Every smile you fake
    abc4.com/news/tech-social-media/yes-your-iphone-is-taking-invisible-pictures-of-you
    Every claim you stake
    wonderfulengineering.com/u-s-apple-store-employees-are-working-to-unionize-and-theyre-using-android-phones-to-keep-apple-from-spying-on-them
    I'll be watching you
    www.apple.com/child-safety/pdf/CSAM_Detection_Technical_Summary.pdf

    • 1 month ago
      Anonymous

      Very underrated post.

  12. 1 month ago
    Anonymous

    Wait, weren't they scanning all your files for CP? So now it's "E2E"?

    • 1 month ago
      Anonymous

      It scans it locally against a pre-downloaded DB with perceptual hashes

    • 1 month ago
      Anonymous

      It scans it locally against a pre-downloaded DB with perceptual hashes

      they didn't do the CSAM thing

      • 1 month ago
        Anonymous

        the code is sitting there, waiting to be deployed as soon as the governments "force them" to
        in reality, Apple is lobbying behind the scenes to get this mandate introduced so that only big tech companies can run encrypted file hosting services

        • 1 month ago
          Anonymous

          ok, then don't use the encrypted file hosting for...what exactly do you think applies to the normal person here? you know, someone who isn't a pedo?

          • 1 month ago
            Anonymous

            https://talk.macpowerusers.com/t/parents-who-use-google-photos-be-extremely-careful-what-you-upload/30389
            if you have nothing to hide, you have nothing to fear, right?

  13. 1 month ago
    Anonymous

    There are companies whos role it is to find exploits for apple phones and they sell them for big bucks to glowies and private contractors.

  14. 1 month ago
    Anonymous

    It's not true encryption if the company is somewhat relevant and has it's seat in the US

  15. 1 month ago
    Anonymous

    Is no use when FBI puts a gun to their head and tells them to push an update to steal all your shit. The operating system is always MitM and the operating system is end to end controlled by Apple.

  16. 1 month ago
    Anonymous

    Its end to end encryption. One end is Apple, you are the other end, and no one else can access your data.

    Only you and Apple can read your data. So you are safe

    • 1 month ago
      Anonymous

      apple doesn't have an encryption key for my data

      • 1 month ago
        Anonymous

        Read the thread dumbass, they just uncovered a backdoor that has been used for 3+ years, they don't need your keys when they can access everything inside your phone with ease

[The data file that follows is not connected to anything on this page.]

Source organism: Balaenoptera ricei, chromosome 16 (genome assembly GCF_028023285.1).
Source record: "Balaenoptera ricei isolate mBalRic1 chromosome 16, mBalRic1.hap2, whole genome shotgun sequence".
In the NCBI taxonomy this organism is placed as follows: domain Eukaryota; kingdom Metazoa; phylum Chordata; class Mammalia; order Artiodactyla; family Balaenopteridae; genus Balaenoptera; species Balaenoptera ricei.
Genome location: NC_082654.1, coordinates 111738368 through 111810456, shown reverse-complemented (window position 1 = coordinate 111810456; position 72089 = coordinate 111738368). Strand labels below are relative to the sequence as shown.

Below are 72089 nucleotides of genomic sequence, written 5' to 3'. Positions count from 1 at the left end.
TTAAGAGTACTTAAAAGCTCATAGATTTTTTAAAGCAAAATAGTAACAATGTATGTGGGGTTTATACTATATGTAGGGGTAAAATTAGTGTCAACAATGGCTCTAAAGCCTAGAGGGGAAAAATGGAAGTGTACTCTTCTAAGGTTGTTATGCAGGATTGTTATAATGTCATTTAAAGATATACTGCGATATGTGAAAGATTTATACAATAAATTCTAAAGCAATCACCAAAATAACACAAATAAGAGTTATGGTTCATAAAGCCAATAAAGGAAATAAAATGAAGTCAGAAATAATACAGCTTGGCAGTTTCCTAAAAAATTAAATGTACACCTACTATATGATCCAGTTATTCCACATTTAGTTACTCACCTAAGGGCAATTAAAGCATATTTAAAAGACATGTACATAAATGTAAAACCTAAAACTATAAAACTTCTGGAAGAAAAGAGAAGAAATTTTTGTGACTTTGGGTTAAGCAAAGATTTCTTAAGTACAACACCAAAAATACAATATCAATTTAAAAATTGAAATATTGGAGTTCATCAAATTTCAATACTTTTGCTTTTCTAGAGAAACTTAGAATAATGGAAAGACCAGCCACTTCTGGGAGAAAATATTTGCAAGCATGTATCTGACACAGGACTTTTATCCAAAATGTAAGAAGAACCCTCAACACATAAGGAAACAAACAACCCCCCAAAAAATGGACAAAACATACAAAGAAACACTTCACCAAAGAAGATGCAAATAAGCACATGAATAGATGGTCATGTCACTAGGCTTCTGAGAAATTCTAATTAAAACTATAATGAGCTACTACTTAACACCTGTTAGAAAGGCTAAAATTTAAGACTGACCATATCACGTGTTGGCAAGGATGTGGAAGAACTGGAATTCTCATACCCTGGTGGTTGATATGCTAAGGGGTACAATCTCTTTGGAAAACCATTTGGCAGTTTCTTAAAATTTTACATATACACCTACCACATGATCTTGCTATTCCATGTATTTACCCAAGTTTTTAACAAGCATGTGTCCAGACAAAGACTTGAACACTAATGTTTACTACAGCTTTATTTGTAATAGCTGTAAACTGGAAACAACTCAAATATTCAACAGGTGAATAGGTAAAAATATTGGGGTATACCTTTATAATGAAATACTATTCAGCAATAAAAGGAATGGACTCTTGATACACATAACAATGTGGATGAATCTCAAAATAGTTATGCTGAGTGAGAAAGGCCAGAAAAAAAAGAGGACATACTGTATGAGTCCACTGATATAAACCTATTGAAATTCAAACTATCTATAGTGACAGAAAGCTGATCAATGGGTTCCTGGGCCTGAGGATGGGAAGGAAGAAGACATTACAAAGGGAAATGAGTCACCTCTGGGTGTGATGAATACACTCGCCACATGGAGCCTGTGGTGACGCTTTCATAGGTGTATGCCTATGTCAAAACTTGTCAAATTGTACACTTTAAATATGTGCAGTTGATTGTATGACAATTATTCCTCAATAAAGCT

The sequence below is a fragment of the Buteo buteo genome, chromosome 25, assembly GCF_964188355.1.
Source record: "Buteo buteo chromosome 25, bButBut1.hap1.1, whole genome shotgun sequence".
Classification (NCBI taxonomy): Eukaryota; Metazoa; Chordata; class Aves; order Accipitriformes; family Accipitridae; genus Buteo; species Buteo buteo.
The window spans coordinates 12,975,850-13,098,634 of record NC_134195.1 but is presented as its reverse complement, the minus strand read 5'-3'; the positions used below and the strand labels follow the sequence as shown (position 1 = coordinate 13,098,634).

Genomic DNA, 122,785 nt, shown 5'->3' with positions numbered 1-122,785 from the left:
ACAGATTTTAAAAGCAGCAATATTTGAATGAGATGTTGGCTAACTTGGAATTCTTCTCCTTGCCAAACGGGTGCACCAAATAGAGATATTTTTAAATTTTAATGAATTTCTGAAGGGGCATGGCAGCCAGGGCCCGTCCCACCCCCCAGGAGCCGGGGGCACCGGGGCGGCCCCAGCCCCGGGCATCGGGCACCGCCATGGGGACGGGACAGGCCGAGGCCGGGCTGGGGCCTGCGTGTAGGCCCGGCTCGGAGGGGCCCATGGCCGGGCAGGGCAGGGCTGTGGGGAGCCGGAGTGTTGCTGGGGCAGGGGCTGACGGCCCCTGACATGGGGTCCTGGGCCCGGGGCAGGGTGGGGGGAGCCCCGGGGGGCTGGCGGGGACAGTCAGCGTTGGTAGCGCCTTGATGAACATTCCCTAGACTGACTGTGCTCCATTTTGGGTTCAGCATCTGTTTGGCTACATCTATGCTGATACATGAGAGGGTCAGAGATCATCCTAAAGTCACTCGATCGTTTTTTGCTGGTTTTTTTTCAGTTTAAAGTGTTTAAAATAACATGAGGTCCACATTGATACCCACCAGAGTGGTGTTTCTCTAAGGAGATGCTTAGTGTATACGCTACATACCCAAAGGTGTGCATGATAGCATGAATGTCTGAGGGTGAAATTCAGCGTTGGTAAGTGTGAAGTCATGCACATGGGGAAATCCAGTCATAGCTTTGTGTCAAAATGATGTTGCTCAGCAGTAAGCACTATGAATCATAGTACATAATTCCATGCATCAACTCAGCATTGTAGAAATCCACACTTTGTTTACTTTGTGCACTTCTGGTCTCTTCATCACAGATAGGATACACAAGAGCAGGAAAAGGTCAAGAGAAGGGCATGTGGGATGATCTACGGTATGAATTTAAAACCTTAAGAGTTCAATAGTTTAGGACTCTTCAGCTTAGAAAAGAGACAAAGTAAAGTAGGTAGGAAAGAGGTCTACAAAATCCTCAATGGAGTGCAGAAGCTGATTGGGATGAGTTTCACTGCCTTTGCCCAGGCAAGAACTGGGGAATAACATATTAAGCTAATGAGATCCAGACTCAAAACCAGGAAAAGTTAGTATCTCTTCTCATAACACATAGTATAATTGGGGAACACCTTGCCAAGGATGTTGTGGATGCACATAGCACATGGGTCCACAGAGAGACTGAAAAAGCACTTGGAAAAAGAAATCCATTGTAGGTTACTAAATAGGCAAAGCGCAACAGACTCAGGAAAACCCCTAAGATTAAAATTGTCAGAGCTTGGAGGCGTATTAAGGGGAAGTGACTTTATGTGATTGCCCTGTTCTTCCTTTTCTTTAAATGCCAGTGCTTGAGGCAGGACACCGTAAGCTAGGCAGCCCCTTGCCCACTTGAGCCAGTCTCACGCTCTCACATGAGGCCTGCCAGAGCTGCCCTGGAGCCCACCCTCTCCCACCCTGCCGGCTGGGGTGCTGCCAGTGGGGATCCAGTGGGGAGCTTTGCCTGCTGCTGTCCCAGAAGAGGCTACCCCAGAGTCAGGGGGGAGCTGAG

• 1 month ago
          Anonymous

          so then why do they have you set recovery contacts in case you lose your password?

          • 1 month ago
            Anonymous

            Just a facade so guillible morons still think their data is safe. Apple always have means to expose your data but will never openly admit it so they can't get sued, they just claim its a "bug".
            Exposing admin passwords on plaintext.
            Saving disk encryption passwords in plaintext.
            Exposing said disk encryption passwords with no external tools.
            Nullifying internet secure connections with a double goto.
            Israel companies having something to unlock and spy iphones in every version since forever.
            Only a fool would trust apple with their personal data.

          • 1 month ago
            Anonymous

            They have no reason to hide anything unless the US indemnifies them. If some whistleblower fricks them, breach of contract would cost them money and good will.

          • 1 month ago
            Anonymous

            Except a hidden hardware backdoor that bypasses every security measure in the device tells you otherwise.
            Can't see how any sane person would still trust them after so many security blunders.

          • 1 month ago
            Anonymous

            They had to chain 4 exploits.

          • 1 month ago
            Anonymous

            4 chain?

  17. 1 month ago
    Anonymous

    *AHEM*

    There’s always a flaw.

  18. 1 month ago
    Anonymous

    proprietary

  19. 1 month ago
    Anonymous

    anon i can get paid 500k$ or more for this if i sell the flaw

  20. 1 month ago
    Anonymous

    >Scans the hash of every single file you have to cross reference with their massive database of every piece of CP ever known

  21. 1 month ago
    Anonymous

    Get the frick out of here apple shill

    https://securelist.com/operation-triangulation-the-last-hardware-mystery/111669/

  22. 1 month ago
    Anonymous

    End-to-End encryption is a myth.
    It's virtually impossible for the average joe to establish the connection in a truly secure fashion.
    In 99% of use case, there's a way to do a man in the middle 'attack'. Which is to say : the service provider itself will be the one fricking you over.

  23. 1 month ago
    Anonymous

    Apple, US government and Tel Aviv have access.

  24. 1 month ago
    Anonymous

    >END-to-NSA Encryption

  25. 1 month ago
    Anonymous

    Realize the "end" in e2e encryption is a proprietary application on a proprietary OS that you have no control over. That immediately invalidates e2e encryption. Same goes for proprietary applications like WhatsApp.

  26. 1 month ago
    Anonymous

    apple still holds the keys to icloud mail. would switch to entirely icloud if that wasnt the case

  27. 1 month ago
    Anonymous

    >end to iCloud to end encryption

Comments are closed.